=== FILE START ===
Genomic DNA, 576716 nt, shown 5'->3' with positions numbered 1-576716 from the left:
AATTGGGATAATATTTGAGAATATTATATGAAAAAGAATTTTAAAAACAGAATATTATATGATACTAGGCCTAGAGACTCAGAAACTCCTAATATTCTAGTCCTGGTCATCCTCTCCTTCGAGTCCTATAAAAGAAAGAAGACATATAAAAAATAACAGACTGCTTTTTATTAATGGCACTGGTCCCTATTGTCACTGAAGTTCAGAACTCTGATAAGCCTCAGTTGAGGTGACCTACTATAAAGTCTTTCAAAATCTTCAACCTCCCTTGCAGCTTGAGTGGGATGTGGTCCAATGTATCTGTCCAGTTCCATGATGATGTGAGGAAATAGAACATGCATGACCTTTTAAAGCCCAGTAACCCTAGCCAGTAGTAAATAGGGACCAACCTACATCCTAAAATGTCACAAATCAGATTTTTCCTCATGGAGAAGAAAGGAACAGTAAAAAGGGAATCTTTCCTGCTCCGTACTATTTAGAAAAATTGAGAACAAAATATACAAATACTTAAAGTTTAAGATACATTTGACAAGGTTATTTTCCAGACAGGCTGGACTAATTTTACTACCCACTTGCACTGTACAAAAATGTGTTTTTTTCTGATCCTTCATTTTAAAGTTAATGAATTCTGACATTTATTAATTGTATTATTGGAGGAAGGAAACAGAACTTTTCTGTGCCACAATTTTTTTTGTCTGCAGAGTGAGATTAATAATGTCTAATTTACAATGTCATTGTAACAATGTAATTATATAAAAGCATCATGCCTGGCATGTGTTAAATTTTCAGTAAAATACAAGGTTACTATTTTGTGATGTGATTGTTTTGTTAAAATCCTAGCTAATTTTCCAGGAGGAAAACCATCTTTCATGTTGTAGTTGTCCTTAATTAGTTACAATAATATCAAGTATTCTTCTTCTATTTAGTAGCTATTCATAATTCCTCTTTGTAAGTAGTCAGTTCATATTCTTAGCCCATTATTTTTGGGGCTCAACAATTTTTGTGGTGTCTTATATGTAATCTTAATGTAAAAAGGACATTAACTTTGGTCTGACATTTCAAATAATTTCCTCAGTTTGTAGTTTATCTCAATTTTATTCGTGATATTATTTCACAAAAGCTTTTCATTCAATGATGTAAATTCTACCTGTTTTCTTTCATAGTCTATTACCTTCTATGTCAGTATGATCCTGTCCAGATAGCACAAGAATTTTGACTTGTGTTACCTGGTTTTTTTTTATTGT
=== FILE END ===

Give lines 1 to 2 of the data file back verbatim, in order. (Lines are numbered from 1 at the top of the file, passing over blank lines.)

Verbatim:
Genomic DNA, 576716 nt, shown 5'->3' with positions numbered 1-576716 from the left:
AATTGGGATAATATTTGAGAATATTATATGAAAAAGAATTTTAAAAACAGAATATTATATGATACTAGGCCTAGAGACTCAGAAACTCCTAATATTCTAGTCCTGGTCATCCTCTCCTTCGAGTCCTATAAAAGAAAGAAGACATATAAAAAATAACAGACTGCTTTTTATTAATGGCACTGGTCCCTATTGTCACTGAAGTTCAGAACTCTGATAAGCCTCAGTTGAGGTGACCTACTATAAAGTCTTTCAAAATCTTCAACCTCCCTTGCAGCTTGAGTGGGATGTGGTCCAATGTATCTGTCCAGTTCCATGATGATGTGAGGAAATAGAACATGCATGACCTTTTAAAGCCCAGTAACCCTAGCCAGTAGTAAATAGGGACCAACCTACATCCTAAAATGTCACAAATCAGATTTTTCCTCATGGAGAAGAAAGGAACAGTAAAAAGGGAATCTTTCCTGCTCCGTACTATTTAGAAAAATTGAGAACAAAATATACAAATACTTAAAGTTTAAGATACATTTGACAAGGTTATTTTCCAGACAGGCTGGACTAATTTTACTACCCACTTGCACTGTACAAAAATGTGTTTTTTTCTGATCCTTCATTTTAAAGTTAATGAATTCTGACATTTATTAATTGTATTATTGGAGGAAGGAAACAGAACTTTTCTGTGCCACAATTTTTTTTGTCTGCAGAGTGAGATTAATAATGTCTAATTTACAATGTCATTGTAACAATGTAATTATATAAAAGCATCATGCCTGGCATGTGTTAAATTTTCAGTAAAATACAAGGTTACTATTTTGTGATGTGATTGTTTTGTTAAAATCCTAGCTAATTTTCCAGGAGGAAAACCATCTTTCATGTTGTAGTTGTCCTTAATTAGTTACAATAATATCAAGTATTCTTCTTCTATTTAGTAGCTATTCATAATTCCTCTTTGTAAGTAGTCAGTTCATATTCTTAGCCCATTATTTTTGGGGCTCAACAATTTTTGTGGTGTCTTATATGTAATCTTAATGTAAAAAGGACATTAACTTTGGTCTGACATTTCAAATAATTTCCTCAGTTTGTAGTTTATCTCAATTTTATTCGTGATATTATTTCACAAAAGCTTTTCATTCAATGATGTAAATTCTACCTGTTTTCTTTCATAGTCTATTACCTTCTATGTCAGTATGATCCTGTCCAGATAGCACAAGAATTTTGACTTGTGTTACCTGGTTTTTTTTTATTGT